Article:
burla

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Italian[edit]

Etymology[edit]

From Late Latin burra ‎(nonsense, trickery, literally flock of wool).

Noun[edit]

burla f ‎(plural burle)

  1. trick, prank, frolic, joke

Derived terms[edit]

Verb[edit]

burla

  1. third-person singular present indicative of burlare
  2. second-person singular imperative of burlare

Ladino[edit]

Noun[edit]

burla f ‎(Latin spelling)

  1. joke

Related terms[edit]


Portuguese[edit]

Etymology 1[edit]

Borrowing from Spanish burla, of unknown origin.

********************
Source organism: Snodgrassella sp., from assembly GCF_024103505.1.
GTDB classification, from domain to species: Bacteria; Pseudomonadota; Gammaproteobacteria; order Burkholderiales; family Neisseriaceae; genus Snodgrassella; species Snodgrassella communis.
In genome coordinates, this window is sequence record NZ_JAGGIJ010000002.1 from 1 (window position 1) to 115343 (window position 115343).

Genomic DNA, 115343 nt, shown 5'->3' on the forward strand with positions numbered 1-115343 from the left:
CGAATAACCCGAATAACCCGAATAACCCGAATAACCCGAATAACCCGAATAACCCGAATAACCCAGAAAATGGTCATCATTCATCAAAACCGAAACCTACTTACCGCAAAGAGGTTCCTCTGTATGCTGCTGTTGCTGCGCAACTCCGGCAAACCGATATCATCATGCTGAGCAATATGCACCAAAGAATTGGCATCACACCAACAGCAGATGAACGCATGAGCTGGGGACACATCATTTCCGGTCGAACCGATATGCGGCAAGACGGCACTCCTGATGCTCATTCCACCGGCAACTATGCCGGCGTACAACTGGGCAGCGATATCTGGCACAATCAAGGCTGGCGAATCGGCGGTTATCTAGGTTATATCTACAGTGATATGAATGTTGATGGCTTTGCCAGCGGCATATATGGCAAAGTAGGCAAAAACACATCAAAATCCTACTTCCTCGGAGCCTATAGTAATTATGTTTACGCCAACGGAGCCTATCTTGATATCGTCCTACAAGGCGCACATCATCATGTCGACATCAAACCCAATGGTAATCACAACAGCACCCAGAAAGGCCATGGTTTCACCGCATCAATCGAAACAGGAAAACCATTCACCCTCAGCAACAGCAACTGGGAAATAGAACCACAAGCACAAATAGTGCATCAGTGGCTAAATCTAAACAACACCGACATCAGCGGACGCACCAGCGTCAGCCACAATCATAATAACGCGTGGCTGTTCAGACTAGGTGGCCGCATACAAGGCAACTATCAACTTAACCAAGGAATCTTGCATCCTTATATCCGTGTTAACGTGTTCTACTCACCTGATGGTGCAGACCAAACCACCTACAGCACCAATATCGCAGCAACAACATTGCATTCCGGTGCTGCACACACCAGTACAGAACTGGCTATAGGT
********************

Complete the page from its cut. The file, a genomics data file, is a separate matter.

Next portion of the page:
Noun[edit]

burla f (plural burlas)

  1. fraud
  2. mockery
Derived terms[edit]

Etymology 2[edit]

Verb[edit]

burla

  1. third-person singular (ele and ela, also used with você and others) present indicative of burlar
  2. second-person singular (tu, sometimes used with você) affirmative imperative of burlar

Spanish[edit]

Etymology[edit]

Uncertain. The Real Academia Española suggests Latin *burrula, from burrae. Also see Italian burla.

Noun[edit]

burla f ‎(plural burlas)

  1. mockery, taunt, ridicule
  2. prank

Derived terms[edit]

Verb[edit]

burla

  1. Informal second-person singular () affirmative imperative form of burlar.
  2. Formal second-person singular (usted) present indicative form of burlar.
  3. Third-person singular (él, ella, also used with usted?) present indicative form of burlar.